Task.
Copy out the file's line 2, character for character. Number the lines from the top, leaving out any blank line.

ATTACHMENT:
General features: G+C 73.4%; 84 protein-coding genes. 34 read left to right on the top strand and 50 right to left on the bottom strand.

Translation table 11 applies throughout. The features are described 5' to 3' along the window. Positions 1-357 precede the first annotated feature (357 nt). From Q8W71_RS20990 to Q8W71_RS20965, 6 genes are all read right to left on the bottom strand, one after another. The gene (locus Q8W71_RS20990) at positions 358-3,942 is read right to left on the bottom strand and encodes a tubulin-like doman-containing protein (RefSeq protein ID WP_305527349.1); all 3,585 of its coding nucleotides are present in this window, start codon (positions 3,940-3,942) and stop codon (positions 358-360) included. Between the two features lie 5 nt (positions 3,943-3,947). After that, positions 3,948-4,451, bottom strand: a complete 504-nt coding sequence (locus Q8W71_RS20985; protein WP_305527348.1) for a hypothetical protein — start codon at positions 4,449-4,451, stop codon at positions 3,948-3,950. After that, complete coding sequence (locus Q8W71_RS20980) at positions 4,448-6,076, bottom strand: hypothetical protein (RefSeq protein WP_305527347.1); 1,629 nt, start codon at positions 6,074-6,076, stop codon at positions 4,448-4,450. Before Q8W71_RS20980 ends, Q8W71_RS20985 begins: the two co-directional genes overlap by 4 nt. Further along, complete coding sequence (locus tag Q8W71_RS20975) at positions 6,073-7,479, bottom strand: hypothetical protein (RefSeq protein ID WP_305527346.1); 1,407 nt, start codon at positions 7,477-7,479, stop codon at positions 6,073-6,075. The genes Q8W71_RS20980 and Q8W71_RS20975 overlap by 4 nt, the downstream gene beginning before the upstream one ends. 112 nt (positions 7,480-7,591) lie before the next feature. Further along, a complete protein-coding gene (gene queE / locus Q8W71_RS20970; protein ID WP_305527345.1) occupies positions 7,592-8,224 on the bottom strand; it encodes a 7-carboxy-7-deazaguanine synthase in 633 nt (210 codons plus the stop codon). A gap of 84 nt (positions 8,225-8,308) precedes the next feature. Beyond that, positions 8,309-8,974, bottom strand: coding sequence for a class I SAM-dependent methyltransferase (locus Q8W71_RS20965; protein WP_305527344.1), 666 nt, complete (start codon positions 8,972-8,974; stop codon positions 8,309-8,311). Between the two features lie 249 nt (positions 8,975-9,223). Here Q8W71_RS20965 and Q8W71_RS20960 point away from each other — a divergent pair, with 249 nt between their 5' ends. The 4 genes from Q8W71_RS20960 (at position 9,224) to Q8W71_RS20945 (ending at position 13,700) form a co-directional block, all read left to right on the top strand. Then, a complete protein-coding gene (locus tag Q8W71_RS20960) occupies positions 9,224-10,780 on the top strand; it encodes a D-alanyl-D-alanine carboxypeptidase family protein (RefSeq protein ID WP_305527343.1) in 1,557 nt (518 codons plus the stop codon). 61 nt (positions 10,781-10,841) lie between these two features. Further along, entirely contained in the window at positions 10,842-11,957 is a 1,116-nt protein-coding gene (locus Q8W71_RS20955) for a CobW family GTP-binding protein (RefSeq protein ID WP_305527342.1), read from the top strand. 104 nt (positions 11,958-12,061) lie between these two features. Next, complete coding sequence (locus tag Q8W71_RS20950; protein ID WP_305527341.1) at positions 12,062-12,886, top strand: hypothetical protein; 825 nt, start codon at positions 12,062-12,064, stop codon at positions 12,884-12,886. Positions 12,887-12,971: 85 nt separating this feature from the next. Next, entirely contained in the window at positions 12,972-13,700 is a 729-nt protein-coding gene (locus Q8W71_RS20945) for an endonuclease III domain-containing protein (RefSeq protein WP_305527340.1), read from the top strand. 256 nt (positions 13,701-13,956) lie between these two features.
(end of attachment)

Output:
Translation table 11 applies throughout. The features are described 5' to 3' along the window. Positions 1-357 precede the first annotated feature (357 nt). From Q8W71_RS20990 to Q8W71_RS20965, 6 genes are all read right to left on the bottom strand, one after another. The gene (locus Q8W71_RS20990) at positions 358-3,942 is read right to left on the bottom strand and encodes a tubulin-like doman-containing protein (RefSeq protein ID WP_305527349.1); all 3,585 of its coding nucleotides are present in this window, start codon (positions 3,940-3,942) and stop codon (positions 358-360) included. Between the two features lie 5 nt (positions 3,943-3,947). After that, positions 3,948-4,451, bottom strand: a complete 504-nt coding sequence (locus Q8W71_RS20985; protein WP_305527348.1) for a hypothetical protein — start codon at positions 4,449-4,451, stop codon at positions 3,948-3,950. After that, complete coding sequence (locus Q8W71_RS20980) at positions 4,448-6,076, bottom strand: hypothetical protein (RefSeq protein WP_305527347.1); 1,629 nt, start codon at positions 6,074-6,076, stop codon at positions 4,448-4,450. Before Q8W71_RS20980 ends, Q8W71_RS20985 begins: the two co-directional genes overlap by 4 nt. Further along, complete coding sequence (locus tag Q8W71_RS20975) at positions 6,073-7,479, bottom strand: hypothetical protein (RefSeq protein ID WP_305527346.1); 1,407 nt, start codon at positions 7,477-7,479, stop codon at positions 6,073-6,075. The genes Q8W71_RS20980 and Q8W71_RS20975 overlap by 4 nt, the downstream gene beginning before the upstream one ends. 112 nt (positions 7,480-7,591) lie before the next feature. Further along, a complete protein-coding gene (gene queE / locus Q8W71_RS20970; protein ID WP_305527345.1) occupies positions 7,592-8,224 on the bottom strand; it encodes a 7-carboxy-7-deazaguanine synthase in 633 nt (210 codons plus the stop codon). A gap of 84 nt (positions 8,225-8,308) precedes the next feature. Beyond that, positions 8,309-8,974, bottom strand: coding sequence for a class I SAM-dependent methyltransferase (locus Q8W71_RS20965; protein WP_305527344.1), 666 nt, complete (start codon positions 8,972-8,974; stop codon positions 8,309-8,311). Between the two features lie 249 nt (positions 8,975-9,223). Here Q8W71_RS20965 and Q8W71_RS20960 point away from each other — a divergent pair, with 249 nt between their 5' ends. The 4 genes from Q8W71_RS20960 (at position 9,224) to Q8W71_RS20945 (ending at position 13,700) form a co-directional block, all read left to right on the top strand. Then, a complete protein-coding gene (locus tag Q8W71_RS20960) occupies positions 9,224-10,780 on the top strand; it encodes a D-alanyl-D-alanine carboxypeptidase family protein (RefSeq protein ID WP_305527343.1) in 1,557 nt (518 codons plus the stop codon). 61 nt (positions 10,781-10,841) lie between these two features. Further along, entirely contained in the window at positions 10,842-11,957 is a 1,116-nt protein-coding gene (locus Q8W71_RS20955) for a CobW family GTP-binding protein (RefSeq protein ID WP_305527342.1), read from the top strand. 104 nt (positions 11,958-12,061) lie between these two features. Next, complete coding sequence (locus tag Q8W71_RS20950; protein ID WP_305527341.1) at positions 12,062-12,886, top strand: hypothetical protein; 825 nt, start codon at positions 12,062-12,064, stop codon at positions 12,884-12,886. Positions 12,887-12,971: 85 nt separating this feature from the next. Next, entirely contained in the window at positions 12,972-13,700 is a 729-nt protein-coding gene (locus Q8W71_RS20945) for an endonuclease III domain-containing protein (RefSeq protein WP_305527340.1), read from the top strand. 256 nt (positions 13,701-13,956) lie between these two features.